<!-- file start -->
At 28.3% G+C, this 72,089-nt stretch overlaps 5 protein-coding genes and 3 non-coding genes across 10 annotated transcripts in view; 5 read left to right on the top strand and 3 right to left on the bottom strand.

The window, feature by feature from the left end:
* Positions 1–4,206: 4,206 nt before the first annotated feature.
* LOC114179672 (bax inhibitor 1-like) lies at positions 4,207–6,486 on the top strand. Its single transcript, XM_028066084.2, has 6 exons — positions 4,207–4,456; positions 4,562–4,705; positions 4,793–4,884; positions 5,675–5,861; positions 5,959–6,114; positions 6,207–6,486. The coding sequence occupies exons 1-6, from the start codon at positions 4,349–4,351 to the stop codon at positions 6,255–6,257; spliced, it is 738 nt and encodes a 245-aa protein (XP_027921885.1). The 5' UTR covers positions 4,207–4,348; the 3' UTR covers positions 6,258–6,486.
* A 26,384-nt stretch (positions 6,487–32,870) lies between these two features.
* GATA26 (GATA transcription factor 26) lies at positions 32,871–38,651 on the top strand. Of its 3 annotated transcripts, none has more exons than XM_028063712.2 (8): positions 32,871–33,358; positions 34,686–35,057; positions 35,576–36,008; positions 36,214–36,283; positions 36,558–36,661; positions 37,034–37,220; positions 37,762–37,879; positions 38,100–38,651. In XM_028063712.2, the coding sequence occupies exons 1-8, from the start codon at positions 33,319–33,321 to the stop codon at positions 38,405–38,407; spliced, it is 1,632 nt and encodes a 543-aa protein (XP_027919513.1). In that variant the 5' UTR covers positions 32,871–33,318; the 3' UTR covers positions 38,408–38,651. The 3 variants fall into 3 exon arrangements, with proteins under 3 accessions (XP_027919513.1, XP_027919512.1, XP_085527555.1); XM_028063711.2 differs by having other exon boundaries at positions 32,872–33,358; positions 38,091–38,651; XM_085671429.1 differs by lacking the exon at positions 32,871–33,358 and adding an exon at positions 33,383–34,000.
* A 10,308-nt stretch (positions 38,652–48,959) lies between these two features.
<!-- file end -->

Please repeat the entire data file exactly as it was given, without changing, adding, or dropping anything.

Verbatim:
At 28.3% G+C, this 72,089-nt stretch overlaps 5 protein-coding genes and 3 non-coding genes across 10 annotated transcripts in view; 5 read left to right on the top strand and 3 right to left on the bottom strand.

The window, feature by feature from the left end:
* Positions 1–4,206: 4,206 nt before the first annotated feature.
* LOC114179672 (bax inhibitor 1-like) lies at positions 4,207–6,486 on the top strand. Its single transcript, XM_028066084.2, has 6 exons — positions 4,207–4,456; positions 4,562–4,705; positions 4,793–4,884; positions 5,675–5,861; positions 5,959–6,114; positions 6,207–6,486. The coding sequence occupies exons 1-6, from the start codon at positions 4,349–4,351 to the stop codon at positions 6,255–6,257; spliced, it is 738 nt and encodes a 245-aa protein (XP_027921885.1). The 5' UTR covers positions 4,207–4,348; the 3' UTR covers positions 6,258–6,486.
* A 26,384-nt stretch (positions 6,487–32,870) lies between these two features.
* GATA26 (GATA transcription factor 26) lies at positions 32,871–38,651 on the top strand. Of its 3 annotated transcripts, none has more exons than XM_028063712.2 (8): positions 32,871–33,358; positions 34,686–35,057; positions 35,576–36,008; positions 36,214–36,283; positions 36,558–36,661; positions 37,034–37,220; positions 37,762–37,879; positions 38,100–38,651. In XM_028063712.2, the coding sequence occupies exons 1-8, from the start codon at positions 33,319–33,321 to the stop codon at positions 38,405–38,407; spliced, it is 1,632 nt and encodes a 543-aa protein (XP_027919513.1). In that variant the 5' UTR covers positions 32,871–33,318; the 3' UTR covers positions 38,408–38,651. The 3 variants fall into 3 exon arrangements, with proteins under 3 accessions (XP_027919513.1, XP_027919512.1, XP_085527555.1); XM_028063711.2 differs by having other exon boundaries at positions 32,872–33,358; positions 38,091–38,651; XM_085671429.1 differs by lacking the exon at positions 32,871–33,358 and adding an exon at positions 33,383–34,000.
* A 10,308-nt stretch (positions 38,652–48,959) lies between these two features.